Call the Midwife: A History of Midwifery in Mid-Twentieth Century Britain

Sherman, S.R. (2022) Call the Midwife: A History of Midwifery in Mid-Twentieth Century Britain. Undergraduate thesis, University of Chichester.

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Abstract

How did midwives experience the changes bestowed on their profession between the 1950s and 1980s? Such a question underpins the vast amount of research conducted into the history of midwifery in mid-twentieth century Britain.1 Historians including Julia Allison, Tania McIntosh, Jean Towler and Joan Bramall explore in depth, typically chronologically, developments witnessed by midwives amidst the political altercations and social change of these decades.2 Significant attention is also given to how medical professionals and mothers experienced these changes, either through oral histories or other primary research.3 Notwithstanding this scholarly impetus, attempts to answer this overriding question have not always been satisfactory and it is the intention of this study to contribute to the growing discourse. Midwives are considered but often in relation to the broader narrative rather than as spokeswomen for their own history.4 This thesis, conversely, is midwife-led, with much time devoted to the lives of midwives themselves. Little research has been conducted into the midwives’ representative body, the Royal College of Midwives (RCM), not least in terms of its increasingly strained relationship with Ministers of Health.5 The RCM will be considered more so on its own terms as central to the burgeoning narrative. Discussions of women’s consumer groups are often limited in scope, with Black women remaining on the fringes.6 This is true for studies of midwifery more generally, with non-British women often being omitted from research.7 The experiences of Afro-Caribbean mothers will be considered as part of this thesis. Local midwifery histories are limited, with many regions of Britain being left unexplored, something this thesis will attempt to correct.8 From these few examples, it is clear that this study seeks to consider relatively unexplored areas of the history of midwifery. In turn, a more nuanced answer to the aforementioned question can be provided.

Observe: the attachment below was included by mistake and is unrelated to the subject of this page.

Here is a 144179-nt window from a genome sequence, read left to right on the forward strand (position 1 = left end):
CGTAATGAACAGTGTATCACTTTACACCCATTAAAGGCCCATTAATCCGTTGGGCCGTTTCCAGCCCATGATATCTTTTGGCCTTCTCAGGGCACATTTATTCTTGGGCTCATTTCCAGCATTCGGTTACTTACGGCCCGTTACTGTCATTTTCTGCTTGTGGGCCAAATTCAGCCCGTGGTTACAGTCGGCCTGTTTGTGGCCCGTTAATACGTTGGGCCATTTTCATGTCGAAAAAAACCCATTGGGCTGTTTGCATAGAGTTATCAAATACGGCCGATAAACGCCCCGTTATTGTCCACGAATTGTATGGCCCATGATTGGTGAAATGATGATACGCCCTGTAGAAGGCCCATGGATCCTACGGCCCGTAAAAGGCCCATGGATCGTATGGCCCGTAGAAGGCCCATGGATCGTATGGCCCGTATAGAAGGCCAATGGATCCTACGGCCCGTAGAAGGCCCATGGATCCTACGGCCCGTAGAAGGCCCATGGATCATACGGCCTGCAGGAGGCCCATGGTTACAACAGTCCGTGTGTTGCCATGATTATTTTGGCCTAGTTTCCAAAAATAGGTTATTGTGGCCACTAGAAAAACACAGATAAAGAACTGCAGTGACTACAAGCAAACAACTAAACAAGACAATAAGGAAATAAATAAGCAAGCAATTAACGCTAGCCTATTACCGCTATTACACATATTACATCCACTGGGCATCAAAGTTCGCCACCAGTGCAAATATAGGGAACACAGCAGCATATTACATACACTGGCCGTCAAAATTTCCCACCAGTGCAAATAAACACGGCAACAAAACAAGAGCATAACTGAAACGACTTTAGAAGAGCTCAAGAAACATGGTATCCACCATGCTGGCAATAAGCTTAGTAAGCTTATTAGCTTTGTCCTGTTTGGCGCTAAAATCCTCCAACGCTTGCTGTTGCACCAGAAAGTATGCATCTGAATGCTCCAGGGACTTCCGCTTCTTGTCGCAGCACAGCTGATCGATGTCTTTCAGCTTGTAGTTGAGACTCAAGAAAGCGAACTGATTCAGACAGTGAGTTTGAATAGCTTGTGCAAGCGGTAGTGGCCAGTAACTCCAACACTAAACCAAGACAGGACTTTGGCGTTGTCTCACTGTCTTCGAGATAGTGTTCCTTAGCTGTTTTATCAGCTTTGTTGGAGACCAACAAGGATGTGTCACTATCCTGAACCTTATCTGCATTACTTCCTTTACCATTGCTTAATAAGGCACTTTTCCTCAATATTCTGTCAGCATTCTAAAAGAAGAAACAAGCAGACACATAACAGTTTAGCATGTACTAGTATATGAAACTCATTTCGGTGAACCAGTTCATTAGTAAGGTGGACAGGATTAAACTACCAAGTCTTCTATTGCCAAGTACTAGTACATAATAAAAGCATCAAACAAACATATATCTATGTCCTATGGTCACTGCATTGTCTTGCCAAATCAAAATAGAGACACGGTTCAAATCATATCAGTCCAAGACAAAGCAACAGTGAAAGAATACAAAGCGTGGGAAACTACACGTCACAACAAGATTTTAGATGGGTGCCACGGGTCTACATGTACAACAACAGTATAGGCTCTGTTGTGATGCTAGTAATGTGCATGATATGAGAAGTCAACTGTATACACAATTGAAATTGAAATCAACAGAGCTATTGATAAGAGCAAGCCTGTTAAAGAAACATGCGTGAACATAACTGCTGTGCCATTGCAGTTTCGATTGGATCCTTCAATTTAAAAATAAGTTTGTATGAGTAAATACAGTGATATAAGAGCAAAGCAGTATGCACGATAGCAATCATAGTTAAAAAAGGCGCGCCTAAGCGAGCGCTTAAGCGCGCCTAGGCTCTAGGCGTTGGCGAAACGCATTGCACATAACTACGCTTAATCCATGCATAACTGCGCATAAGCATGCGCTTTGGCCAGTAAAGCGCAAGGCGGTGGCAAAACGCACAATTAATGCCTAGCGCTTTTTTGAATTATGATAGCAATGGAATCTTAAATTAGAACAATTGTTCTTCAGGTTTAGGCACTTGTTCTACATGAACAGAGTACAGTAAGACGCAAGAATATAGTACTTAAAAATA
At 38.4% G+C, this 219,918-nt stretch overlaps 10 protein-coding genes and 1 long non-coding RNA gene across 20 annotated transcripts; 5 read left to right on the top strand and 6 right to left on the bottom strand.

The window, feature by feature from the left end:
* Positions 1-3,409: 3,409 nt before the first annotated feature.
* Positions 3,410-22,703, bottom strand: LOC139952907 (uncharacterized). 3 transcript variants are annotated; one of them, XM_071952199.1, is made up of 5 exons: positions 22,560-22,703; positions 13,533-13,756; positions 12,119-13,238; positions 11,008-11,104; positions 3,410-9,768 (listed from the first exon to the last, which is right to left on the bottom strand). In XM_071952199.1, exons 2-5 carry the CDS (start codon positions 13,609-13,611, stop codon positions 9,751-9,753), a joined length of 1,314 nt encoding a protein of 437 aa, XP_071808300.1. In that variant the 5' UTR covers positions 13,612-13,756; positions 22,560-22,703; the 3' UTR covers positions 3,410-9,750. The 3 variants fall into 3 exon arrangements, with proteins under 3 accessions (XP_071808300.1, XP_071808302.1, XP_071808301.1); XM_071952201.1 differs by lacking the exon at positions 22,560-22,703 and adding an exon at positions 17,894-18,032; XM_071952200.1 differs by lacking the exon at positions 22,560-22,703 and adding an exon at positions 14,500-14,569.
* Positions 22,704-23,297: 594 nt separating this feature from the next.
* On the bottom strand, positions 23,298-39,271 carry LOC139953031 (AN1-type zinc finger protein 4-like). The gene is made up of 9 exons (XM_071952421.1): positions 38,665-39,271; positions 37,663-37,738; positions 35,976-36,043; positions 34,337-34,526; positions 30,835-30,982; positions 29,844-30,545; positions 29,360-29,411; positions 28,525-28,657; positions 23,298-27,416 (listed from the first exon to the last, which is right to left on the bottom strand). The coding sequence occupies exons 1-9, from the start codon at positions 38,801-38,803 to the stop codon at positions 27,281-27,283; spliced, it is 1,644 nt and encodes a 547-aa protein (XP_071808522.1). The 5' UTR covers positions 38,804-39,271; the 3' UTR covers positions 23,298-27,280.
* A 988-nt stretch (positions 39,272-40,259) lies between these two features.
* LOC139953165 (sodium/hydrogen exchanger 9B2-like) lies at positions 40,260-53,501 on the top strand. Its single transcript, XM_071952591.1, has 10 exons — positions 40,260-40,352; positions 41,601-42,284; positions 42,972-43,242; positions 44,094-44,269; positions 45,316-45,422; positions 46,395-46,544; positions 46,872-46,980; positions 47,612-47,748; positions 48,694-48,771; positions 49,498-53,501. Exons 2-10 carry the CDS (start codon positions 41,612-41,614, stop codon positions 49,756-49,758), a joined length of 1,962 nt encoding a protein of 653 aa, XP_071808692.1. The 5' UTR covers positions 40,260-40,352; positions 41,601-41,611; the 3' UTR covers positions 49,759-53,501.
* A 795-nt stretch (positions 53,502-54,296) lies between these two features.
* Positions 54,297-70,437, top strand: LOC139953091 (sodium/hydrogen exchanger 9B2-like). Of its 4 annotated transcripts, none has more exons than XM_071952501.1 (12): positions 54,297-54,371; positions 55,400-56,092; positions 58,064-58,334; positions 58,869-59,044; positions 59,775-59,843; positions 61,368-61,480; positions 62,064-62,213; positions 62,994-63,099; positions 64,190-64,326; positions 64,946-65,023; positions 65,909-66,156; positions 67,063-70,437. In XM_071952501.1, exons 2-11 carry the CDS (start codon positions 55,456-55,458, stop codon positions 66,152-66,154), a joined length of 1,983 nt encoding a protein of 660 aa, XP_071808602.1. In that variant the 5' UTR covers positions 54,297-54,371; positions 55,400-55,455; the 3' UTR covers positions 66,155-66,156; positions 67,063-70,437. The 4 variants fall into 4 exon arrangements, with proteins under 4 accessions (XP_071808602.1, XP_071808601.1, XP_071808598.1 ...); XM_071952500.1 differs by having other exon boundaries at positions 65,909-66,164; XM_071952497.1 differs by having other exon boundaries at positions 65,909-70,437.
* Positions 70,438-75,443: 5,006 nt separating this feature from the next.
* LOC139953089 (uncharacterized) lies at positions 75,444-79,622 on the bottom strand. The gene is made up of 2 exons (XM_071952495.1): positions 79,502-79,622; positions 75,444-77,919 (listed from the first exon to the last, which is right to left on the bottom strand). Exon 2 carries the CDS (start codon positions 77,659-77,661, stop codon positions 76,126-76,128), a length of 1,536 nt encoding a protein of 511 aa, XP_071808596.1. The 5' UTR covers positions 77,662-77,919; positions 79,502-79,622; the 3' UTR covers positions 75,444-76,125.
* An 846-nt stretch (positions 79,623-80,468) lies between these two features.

Item Type: Thesis (Undergraduate)
Additional Information: A Dissertation submitted in part fulfilment of the BA (Hons) History
Uncontrolled Keywords: British Midwives, 1950s-1980s
Subjects: D History General and Old World > D History (General)
H Social Sciences > HN Social history and conditions. Social problems. Social reform
H Social Sciences > HQ The family. Marriage. Women
Divisions: Academic Areas > Institute of Arts and Humanities > History
Student Research > Undergraduate
Depositing User: Gail Graffham
Date Deposited: 19 Dec 2022 11:50
Last Modified: 19 Dec 2022 11:50
URI: https://eprints.chi.ac.uk/id/eprint/6617

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